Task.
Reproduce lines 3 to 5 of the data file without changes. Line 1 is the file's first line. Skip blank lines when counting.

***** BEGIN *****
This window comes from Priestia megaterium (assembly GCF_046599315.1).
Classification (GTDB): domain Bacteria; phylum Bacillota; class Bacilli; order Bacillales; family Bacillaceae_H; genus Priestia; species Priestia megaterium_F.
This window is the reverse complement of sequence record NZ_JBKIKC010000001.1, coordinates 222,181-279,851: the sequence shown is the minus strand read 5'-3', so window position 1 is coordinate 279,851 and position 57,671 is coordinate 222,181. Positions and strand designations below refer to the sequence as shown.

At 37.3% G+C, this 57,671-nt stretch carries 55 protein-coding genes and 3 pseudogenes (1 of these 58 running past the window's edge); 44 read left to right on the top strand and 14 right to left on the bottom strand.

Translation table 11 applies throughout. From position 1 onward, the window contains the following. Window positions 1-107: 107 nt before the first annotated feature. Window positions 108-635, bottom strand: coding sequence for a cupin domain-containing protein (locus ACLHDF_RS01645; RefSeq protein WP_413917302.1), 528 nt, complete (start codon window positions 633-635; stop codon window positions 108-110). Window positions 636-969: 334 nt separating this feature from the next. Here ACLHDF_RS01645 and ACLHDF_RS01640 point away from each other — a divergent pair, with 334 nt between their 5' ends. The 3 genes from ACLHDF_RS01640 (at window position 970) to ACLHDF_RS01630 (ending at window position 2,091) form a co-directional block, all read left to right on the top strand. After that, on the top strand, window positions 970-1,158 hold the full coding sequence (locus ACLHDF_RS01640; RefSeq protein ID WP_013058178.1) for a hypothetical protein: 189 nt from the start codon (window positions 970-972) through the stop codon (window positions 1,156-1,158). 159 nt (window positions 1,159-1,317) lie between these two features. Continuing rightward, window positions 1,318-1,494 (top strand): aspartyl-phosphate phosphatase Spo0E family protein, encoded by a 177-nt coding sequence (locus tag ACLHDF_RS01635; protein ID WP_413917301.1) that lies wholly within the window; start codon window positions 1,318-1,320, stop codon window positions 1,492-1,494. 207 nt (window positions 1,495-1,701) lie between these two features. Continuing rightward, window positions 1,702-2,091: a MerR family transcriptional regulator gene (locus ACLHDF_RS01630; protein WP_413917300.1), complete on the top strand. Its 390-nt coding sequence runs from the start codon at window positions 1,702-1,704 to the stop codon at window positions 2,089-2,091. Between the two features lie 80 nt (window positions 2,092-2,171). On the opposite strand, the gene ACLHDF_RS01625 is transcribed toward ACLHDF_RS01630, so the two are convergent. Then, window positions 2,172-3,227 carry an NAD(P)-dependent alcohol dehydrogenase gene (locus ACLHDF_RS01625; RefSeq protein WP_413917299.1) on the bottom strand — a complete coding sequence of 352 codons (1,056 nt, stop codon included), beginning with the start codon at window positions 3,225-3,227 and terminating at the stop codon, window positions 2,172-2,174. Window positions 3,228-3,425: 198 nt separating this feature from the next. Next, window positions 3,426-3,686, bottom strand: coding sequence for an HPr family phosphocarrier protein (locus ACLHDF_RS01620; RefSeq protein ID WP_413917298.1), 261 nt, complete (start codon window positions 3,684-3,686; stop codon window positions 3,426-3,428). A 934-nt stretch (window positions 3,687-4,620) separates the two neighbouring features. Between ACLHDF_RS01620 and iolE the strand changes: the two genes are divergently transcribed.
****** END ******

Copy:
This window is the reverse complement of sequence record NZ_JBKIKC010000001.1, coordinates 222,181-279,851: the sequence shown is the minus strand read 5'-3', so window position 1 is coordinate 279,851 and position 57,671 is coordinate 222,181. Positions and strand designations below refer to the sequence as shown.

At 37.3% G+C, this 57,671-nt stretch carries 55 protein-coding genes and 3 pseudogenes (1 of these 58 running past the window's edge); 44 read left to right on the top strand and 14 right to left on the bottom strand.

Translation table 11 applies throughout. From position 1 onward, the window contains the following. Window positions 1-107: 107 nt before the first annotated feature. Window positions 108-635, bottom strand: coding sequence for a cupin domain-containing protein (locus ACLHDF_RS01645; RefSeq protein WP_413917302.1), 528 nt, complete (start codon window positions 633-635; stop codon window positions 108-110). Window positions 636-969: 334 nt separating this feature from the next. Here ACLHDF_RS01645 and ACLHDF_RS01640 point away from each other — a divergent pair, with 334 nt between their 5' ends. The 3 genes from ACLHDF_RS01640 (at window position 970) to ACLHDF_RS01630 (ending at window position 2,091) form a co-directional block, all read left to right on the top strand. After that, on the top strand, window positions 970-1,158 hold the full coding sequence (locus ACLHDF_RS01640; RefSeq protein ID WP_013058178.1) for a hypothetical protein: 189 nt from the start codon (window positions 970-972) through the stop codon (window positions 1,156-1,158). 159 nt (window positions 1,159-1,317) lie between these two features. Continuing rightward, window positions 1,318-1,494 (top strand): aspartyl-phosphate phosphatase Spo0E family protein, encoded by a 177-nt coding sequence (locus tag ACLHDF_RS01635; protein ID WP_413917301.1) that lies wholly within the window; start codon window positions 1,318-1,320, stop codon window positions 1,492-1,494. 207 nt (window positions 1,495-1,701) lie between these two features. Continuing rightward, window positions 1,702-2,091: a MerR family transcriptional regulator gene (locus ACLHDF_RS01630; protein WP_413917300.1), complete on the top strand. Its 390-nt coding sequence runs from the start codon at window positions 1,702-1,704 to the stop codon at window positions 2,089-2,091. Between the two features lie 80 nt (window positions 2,092-2,171). On the opposite strand, the gene ACLHDF_RS01625 is transcribed toward ACLHDF_RS01630, so the two are convergent. Then, window positions 2,172-3,227 carry an NAD(P)-dependent alcohol dehydrogenase gene (locus ACLHDF_RS01625; RefSeq protein WP_413917299.1) on the bottom strand — a complete coding sequence of 352 codons (1,056 nt, stop codon included), beginning with the start codon at window positions 3,225-3,227 and terminating at the stop codon, window positions 2,172-2,174. Window positions 3,228-3,425: 198 nt separating this feature from the next. Next, window positions 3,426-3,686, bottom strand: coding sequence for an HPr family phosphocarrier protein (locus ACLHDF_RS01620; RefSeq protein ID WP_413917298.1), 261 nt, complete (start codon window positions 3,684-3,686; stop codon window positions 3,426-3,428). A 934-nt stretch (window positions 3,687-4,620) separates the two neighbouring features. Between ACLHDF_RS01620 and iolE the strand changes: the two genes are divergently transcribed.